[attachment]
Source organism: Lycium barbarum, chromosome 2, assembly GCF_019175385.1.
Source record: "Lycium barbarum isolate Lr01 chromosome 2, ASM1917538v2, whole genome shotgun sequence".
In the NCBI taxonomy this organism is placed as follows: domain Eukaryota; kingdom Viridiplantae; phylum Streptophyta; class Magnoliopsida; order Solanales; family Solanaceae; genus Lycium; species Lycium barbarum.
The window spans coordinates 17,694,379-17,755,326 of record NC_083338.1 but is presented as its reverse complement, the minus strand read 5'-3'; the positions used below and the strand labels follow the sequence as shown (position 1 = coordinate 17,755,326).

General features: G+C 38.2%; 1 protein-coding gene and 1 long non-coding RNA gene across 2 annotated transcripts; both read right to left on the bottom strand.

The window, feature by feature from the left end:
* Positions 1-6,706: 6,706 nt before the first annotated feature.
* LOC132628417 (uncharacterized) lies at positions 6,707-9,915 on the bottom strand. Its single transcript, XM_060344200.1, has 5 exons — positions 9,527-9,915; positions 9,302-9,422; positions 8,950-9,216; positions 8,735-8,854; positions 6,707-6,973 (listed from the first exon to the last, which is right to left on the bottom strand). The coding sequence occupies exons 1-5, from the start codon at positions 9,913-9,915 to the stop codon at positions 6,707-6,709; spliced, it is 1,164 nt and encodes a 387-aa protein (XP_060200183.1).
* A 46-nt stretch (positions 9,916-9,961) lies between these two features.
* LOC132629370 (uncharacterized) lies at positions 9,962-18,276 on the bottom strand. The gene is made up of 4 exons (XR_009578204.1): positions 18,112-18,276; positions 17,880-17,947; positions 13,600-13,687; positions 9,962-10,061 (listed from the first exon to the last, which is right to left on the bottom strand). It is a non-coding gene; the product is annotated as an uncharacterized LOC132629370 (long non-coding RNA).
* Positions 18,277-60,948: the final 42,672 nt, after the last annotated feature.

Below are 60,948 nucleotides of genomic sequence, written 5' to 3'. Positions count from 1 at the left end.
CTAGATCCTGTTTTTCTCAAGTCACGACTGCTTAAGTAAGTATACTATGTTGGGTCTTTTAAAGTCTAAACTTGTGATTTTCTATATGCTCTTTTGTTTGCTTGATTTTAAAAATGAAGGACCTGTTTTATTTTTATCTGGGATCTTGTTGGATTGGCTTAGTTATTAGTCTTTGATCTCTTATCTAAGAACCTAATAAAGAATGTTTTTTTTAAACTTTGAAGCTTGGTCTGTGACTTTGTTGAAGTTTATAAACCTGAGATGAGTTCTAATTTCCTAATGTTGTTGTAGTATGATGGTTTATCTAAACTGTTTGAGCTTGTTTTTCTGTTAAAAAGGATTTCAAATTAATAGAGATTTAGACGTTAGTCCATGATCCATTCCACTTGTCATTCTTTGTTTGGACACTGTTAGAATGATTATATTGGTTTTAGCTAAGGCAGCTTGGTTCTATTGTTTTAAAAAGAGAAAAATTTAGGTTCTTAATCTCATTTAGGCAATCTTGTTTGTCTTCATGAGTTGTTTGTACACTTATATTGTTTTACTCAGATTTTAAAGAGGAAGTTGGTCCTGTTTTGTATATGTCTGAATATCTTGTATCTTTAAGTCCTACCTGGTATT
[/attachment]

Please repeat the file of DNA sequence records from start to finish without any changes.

Source organism: Lycium barbarum, chromosome 2, assembly GCF_019175385.1.
Source record: "Lycium barbarum isolate Lr01 chromosome 2, ASM1917538v2, whole genome shotgun sequence".
In the NCBI taxonomy this organism is placed as follows: domain Eukaryota; kingdom Viridiplantae; phylum Streptophyta; class Magnoliopsida; order Solanales; family Solanaceae; genus Lycium; species Lycium barbarum.
The window spans coordinates 17,694,379-17,755,326 of record NC_083338.1 but is presented as its reverse complement, the minus strand read 5'-3'; the positions used below and the strand labels follow the sequence as shown (position 1 = coordinate 17,755,326).

General features: G+C 38.2%; 1 protein-coding gene and 1 long non-coding RNA gene across 2 annotated transcripts; both read right to left on the bottom strand.

The window, feature by feature from the left end:
* Positions 1-6,706: 6,706 nt before the first annotated feature.
* LOC132628417 (uncharacterized) lies at positions 6,707-9,915 on the bottom strand. Its single transcript, XM_060344200.1, has 5 exons — positions 9,527-9,915; positions 9,302-9,422; positions 8,950-9,216; positions 8,735-8,854; positions 6,707-6,973 (listed from the first exon to the last, which is right to left on the bottom strand). The coding sequence occupies exons 1-5, from the start codon at positions 9,913-9,915 to the stop codon at positions 6,707-6,709; spliced, it is 1,164 nt and encodes a 387-aa protein (XP_060200183.1).
* A 46-nt stretch (positions 9,916-9,961) lies between these two features.
* LOC132629370 (uncharacterized) lies at positions 9,962-18,276 on the bottom strand. The gene is made up of 4 exons (XR_009578204.1): positions 18,112-18,276; positions 17,880-17,947; positions 13,600-13,687; positions 9,962-10,061 (listed from the first exon to the last, which is right to left on the bottom strand). It is a non-coding gene; the product is annotated as an uncharacterized LOC132629370 (long non-coding RNA).
* Positions 18,277-60,948: the final 42,672 nt, after the last annotated feature.

Below are 60,948 nucleotides of genomic sequence, written 5' to 3'. Positions count from 1 at the left end.
CTAGATCCTGTTTTTCTCAAGTCACGACTGCTTAAGTAAGTATACTATGTTGGGTCTTTTAAAGTCTAAACTTGTGATTTTCTATATGCTCTTTTGTTTGCTTGATTTTAAAAATGAAGGACCTGTTTTATTTTTATCTGGGATCTTGTTGGATTGGCTTAGTTATTAGTCTTTGATCTCTTATCTAAGAACCTAATAAAGAATGTTTTTTTTAAACTTTGAAGCTTGGTCTGTGACTTTGTTGAAGTTTATAAACCTGAGATGAGTTCTAATTTCCTAATGTTGTTGTAGTATGATGGTTTATCTAAACTGTTTGAGCTTGTTTTTCTGTTAAAAAGGATTTCAAATTAATAGAGATTTAGACGTTAGTCCATGATCCATTCCACTTGTCATTCTTTGTTTGGACACTGTTAGAATGATTATATTGGTTTTAGCTAAGGCAGCTTGGTTCTATTGTTTTAAAAAGAGAAAAATTTAGGTTCTTAATCTCATTTAGGCAATCTTGTTTGTCTTCATGAGTTGTTTGTACACTTATATTGTTTTACTCAGATTTTAAAGAGGAAGTTGGTCCTGTTTTGTATATGTCTGAATATCTTGTATCTTTAAGTCCTACCTGGTATT